Norwich’s 2016 valedictorian overcame disappointment, stayed focused on his goals

Logan Morrison, the 2016 valedictorian for Norwich University, stayed focused and shifted his goals when he discovered he could not join the military.

Logan Morrison, the 2016 valedictorian for Norwich University, stayed focused and shifted his goals when he discovered he could not join the military.

Every school year, the top senior in the class is given the great honor of being the valedictorian, the person who has achieved the highest GPA grade of the class and met a number of other academic criteria.

This year’s valedictorian is Logan Morrison, whose story is one of overcoming adversity and disappointment in being passed up by both the Marine Corps and U.S. Navy for scholarships. But he never quit, and after experiencing failure he learned from it, putting his head down and taking on the mindset that “it was not over for me,” Morrison said.

“I think one of the biggest things that helped me achieve all that I have is self-discipline.” said Morrison, a 22 year-old senior from Amesbury, Mass, who majored in computer security & information assurance with a concentration in digital forensics.

During his time at high school and at Norwich, he said he developed study habits to help him through academics, and one of the things he did was martial arts training to develop this and as a stress reliever.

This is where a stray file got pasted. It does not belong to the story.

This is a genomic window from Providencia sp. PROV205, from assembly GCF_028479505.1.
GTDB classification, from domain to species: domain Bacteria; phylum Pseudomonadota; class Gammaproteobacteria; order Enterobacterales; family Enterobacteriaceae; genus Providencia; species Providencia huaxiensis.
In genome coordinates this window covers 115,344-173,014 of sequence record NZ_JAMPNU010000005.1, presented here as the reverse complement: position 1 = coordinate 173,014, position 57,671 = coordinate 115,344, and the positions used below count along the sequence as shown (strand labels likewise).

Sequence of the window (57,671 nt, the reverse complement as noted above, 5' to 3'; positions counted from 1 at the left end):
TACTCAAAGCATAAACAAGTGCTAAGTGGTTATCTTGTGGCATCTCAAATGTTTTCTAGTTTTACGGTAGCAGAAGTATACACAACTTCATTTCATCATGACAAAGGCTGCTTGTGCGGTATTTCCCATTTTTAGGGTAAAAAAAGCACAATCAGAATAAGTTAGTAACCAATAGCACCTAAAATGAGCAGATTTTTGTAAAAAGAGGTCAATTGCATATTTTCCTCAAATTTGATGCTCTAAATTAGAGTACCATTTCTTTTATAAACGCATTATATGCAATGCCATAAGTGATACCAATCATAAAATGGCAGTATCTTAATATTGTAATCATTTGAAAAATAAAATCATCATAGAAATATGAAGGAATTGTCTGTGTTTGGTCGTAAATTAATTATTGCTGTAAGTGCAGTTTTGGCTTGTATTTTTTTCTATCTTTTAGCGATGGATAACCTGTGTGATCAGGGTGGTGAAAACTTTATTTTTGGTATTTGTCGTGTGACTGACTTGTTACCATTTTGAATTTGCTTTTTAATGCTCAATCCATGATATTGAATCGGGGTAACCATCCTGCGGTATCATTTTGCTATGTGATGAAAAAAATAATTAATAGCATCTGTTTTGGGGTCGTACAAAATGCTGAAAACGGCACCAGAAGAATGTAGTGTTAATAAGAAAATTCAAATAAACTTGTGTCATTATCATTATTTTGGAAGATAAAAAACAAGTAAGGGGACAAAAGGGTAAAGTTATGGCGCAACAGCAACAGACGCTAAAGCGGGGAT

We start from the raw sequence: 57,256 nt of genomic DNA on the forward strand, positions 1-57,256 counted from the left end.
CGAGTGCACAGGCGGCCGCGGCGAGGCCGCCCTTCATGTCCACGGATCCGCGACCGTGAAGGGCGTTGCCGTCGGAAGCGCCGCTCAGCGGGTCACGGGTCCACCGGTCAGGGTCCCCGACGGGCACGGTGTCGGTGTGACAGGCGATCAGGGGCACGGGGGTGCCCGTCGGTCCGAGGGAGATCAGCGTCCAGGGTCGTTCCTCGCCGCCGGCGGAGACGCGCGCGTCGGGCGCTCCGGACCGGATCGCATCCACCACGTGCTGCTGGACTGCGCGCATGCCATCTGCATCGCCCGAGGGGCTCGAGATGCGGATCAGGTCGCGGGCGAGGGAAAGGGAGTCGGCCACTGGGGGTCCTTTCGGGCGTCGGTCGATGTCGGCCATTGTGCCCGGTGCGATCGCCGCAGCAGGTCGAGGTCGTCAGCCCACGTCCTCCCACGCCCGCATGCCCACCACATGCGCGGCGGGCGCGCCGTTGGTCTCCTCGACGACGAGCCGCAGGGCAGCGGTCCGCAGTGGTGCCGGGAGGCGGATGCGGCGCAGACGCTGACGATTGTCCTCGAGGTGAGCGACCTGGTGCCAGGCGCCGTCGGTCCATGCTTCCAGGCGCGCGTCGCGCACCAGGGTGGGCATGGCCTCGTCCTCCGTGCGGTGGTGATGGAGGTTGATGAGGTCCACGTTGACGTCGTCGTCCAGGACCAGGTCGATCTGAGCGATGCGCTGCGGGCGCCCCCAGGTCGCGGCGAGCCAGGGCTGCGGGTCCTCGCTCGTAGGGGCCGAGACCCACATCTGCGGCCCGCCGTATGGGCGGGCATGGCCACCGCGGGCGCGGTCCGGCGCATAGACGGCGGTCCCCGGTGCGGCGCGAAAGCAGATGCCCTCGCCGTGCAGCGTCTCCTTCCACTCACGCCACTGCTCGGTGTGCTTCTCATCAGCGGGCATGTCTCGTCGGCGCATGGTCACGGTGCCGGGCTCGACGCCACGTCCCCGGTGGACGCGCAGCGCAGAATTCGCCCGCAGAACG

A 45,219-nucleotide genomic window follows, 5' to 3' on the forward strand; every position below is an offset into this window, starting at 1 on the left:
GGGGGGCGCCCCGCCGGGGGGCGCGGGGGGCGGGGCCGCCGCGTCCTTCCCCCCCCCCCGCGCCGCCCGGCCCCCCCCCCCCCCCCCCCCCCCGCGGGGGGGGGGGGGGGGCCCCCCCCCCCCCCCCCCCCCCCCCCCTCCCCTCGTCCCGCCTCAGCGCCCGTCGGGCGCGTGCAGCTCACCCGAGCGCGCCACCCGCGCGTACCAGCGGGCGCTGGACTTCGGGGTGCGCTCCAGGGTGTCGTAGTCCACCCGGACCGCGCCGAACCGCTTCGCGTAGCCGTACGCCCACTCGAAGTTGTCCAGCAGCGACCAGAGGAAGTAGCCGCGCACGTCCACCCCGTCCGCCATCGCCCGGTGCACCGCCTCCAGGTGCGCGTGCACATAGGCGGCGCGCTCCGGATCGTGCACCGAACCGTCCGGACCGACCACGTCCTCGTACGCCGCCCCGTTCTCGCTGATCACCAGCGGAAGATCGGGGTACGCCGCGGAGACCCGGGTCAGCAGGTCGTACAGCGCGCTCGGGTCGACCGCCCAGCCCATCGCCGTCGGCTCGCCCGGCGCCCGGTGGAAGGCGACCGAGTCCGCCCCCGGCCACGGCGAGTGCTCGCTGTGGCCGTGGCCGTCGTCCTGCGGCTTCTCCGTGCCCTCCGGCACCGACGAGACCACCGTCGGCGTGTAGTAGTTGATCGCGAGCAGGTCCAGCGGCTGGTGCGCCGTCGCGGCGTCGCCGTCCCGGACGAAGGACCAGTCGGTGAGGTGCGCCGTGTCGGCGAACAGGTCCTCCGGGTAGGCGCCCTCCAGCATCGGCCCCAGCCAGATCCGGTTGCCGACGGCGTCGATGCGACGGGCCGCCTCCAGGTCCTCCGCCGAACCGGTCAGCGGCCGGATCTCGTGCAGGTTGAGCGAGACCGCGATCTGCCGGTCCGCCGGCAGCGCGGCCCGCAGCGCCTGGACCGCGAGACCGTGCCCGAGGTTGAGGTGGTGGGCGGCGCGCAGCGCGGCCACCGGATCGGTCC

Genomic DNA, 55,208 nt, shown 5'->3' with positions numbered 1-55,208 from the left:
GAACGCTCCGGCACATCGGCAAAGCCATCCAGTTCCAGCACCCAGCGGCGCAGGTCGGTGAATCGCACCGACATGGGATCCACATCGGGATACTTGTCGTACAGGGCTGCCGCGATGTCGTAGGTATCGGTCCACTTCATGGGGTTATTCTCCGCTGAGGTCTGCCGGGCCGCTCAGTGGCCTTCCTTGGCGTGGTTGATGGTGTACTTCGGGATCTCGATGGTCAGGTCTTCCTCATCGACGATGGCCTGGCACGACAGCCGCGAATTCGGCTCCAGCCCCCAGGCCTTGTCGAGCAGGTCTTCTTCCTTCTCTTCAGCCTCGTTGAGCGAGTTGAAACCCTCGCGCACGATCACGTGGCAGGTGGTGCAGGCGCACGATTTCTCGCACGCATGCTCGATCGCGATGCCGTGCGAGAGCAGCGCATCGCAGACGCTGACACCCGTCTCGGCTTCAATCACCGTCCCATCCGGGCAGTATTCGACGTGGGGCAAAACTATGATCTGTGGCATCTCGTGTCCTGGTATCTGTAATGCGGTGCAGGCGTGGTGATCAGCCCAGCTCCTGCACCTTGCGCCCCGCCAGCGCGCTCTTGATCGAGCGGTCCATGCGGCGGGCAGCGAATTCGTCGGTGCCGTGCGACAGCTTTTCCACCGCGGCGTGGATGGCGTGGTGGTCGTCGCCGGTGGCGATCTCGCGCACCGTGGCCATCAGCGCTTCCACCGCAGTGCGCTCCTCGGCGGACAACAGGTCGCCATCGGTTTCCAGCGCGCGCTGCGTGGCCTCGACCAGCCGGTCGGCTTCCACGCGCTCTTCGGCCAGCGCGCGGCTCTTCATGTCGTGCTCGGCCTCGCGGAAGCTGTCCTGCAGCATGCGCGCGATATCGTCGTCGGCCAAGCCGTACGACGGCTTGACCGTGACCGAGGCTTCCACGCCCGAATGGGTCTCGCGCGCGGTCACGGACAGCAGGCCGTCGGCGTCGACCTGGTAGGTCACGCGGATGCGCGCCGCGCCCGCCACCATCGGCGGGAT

But he said he also wanted to be a well-rounded person who got involved in extracurricular work with things that extended past just the academics.

“I failed to do most of these things in high school,” said Morrison. “However, I think the best thing I can say as to how I achieved what I did was finding balance.”

Finding the right balance is a necessity to be successful no matter where you are or what you do, he said.

“Finding my balance was one of the hardest things I have ever done, but it truly allowed me to succeed, so I would have to say I achieved what I did by finding my balance of academics, extracurricular, corps, friends, and sticking to it firmly,” said Morrison.

When Morrison came to Norwich he joined the Corps of Cadets with hopes of gaining a commission in the U.S. Armed Forces, his first choice being commissioning as a Marine Corps officer.

“Being an SMC with all branches represented in the corps, Norwich seemed like a good place to go,” said Morrison.

The Corps of Cadets gives students a rigid structure that develops self-discipline and a way to find balance between the corps and academics. But early on, Morrison faced seeing his military goals sidetracked.

“A few challenges that I overcame was I got denied a Marine Corps scholarship because of my knee and had to pick myself back up from that disappointment.” said Morrison.

This also happened again when he was denied a Navy scholarship for the same reason.

“Adjusting to the corps life was another challenge for me, because I had never experienced anything like it and did not know what to expect,” said Morrison.” Improving my time management skills was another challenge that rookdom presented and that I had to face.”

As a junior, he had to learn how to keep his academics up while also being a cadre in the corps and doing the extracurricular activities he was involved in. Last year he was a staff sergeant/squad leader, this year a 2nd lieutenant/platoon leader.